The symmetry elements need to be as close to symmetrical as possible, and since they are determined from input data, they need to be symmetrised before use. In order to retain the orientation, a transformation matrix for aligning totally symmetric versions of the point group elements with the molecule is used.

The conjugacy class for each operation also needs to be computed. This can be achieved by testing each matrix product in the cartesian basis or directly when generating the point group elements. The former will always generate different classes for operations whose characters are complex, in e.g. the \(C_{3}\) point group, whereas the latter allows for the classes to be the same, if linear combinations of the representations are used, as is the case when dealing with real spherical harmonic basis functions.

In addition to the conjugacy class, the orientation of the symmetry operation (horizontal, vertical or dihedral) is also generated, for use in character table generation.

#### Determining subgroups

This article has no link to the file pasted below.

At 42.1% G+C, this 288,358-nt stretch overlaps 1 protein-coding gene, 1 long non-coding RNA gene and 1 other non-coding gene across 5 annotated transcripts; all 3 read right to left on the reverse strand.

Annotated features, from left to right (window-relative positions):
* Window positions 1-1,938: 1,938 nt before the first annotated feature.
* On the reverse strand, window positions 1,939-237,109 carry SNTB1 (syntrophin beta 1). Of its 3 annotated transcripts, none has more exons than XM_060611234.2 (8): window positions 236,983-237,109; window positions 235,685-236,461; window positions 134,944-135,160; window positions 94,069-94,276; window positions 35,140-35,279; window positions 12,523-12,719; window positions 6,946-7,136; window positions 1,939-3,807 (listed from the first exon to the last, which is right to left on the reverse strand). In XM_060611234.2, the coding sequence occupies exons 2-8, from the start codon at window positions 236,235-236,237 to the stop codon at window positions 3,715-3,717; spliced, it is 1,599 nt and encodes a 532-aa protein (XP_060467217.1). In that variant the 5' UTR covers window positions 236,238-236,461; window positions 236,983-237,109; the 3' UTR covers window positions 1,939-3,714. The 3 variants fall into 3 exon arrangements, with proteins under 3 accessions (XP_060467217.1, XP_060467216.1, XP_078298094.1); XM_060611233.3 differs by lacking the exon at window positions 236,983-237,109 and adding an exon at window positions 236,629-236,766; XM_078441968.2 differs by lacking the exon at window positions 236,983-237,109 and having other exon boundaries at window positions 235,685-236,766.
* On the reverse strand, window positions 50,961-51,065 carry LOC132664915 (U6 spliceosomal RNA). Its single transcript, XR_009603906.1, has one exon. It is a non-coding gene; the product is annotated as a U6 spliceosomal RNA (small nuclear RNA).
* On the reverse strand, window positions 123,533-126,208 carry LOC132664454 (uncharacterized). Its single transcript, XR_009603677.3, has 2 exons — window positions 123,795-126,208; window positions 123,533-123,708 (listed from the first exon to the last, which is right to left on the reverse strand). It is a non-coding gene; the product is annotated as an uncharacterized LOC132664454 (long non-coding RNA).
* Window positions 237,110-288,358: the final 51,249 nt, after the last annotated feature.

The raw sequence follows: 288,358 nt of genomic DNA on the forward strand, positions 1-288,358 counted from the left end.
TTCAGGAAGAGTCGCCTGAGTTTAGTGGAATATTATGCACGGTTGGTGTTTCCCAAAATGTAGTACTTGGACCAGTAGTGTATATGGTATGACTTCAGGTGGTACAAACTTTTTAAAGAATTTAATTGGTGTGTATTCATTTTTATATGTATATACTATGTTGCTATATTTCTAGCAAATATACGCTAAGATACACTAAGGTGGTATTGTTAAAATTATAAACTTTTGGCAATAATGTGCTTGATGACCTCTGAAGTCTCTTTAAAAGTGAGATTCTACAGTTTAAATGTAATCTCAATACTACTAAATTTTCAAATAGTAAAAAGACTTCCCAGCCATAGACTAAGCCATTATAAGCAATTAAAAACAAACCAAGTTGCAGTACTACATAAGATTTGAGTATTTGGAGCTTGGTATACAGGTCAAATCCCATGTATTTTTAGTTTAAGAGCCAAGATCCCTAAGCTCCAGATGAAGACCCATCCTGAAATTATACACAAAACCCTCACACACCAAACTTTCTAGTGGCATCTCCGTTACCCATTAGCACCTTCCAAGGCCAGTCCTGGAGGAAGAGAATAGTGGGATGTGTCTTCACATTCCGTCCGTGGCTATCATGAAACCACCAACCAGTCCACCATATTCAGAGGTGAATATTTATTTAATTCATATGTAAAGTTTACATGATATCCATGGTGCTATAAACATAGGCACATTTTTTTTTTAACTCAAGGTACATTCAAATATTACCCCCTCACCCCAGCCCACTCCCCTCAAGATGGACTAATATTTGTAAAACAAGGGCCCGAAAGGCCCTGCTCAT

Subgroups can be used as a splitting field for degenerate irreps, as well as for lowering symmetry if so desired. Although there are ways of computing subgroups during point group generation rather than after the fact, the algorithm employed is a exhaustive search algorithm which uses the permutation cycles of the point group multiplication table. The search space is limited by pre-calculating the number of subgroups prior to searching.

### Symmetry adapted linear combinations (SALCs)

In order to use symmetry during a calculation, such as symmetrisation or restriction of allowed linear combinations, SALCs are required. Using these SALCs the symmetry operations, as well as the Hamiltonian can be represented in block diagonal form. The procedure described below assumes no overlap in the original basis since any overlap will follow the same symmetry. Basis set overlap needs to be taken into account although the required calculations can be done after this procedure.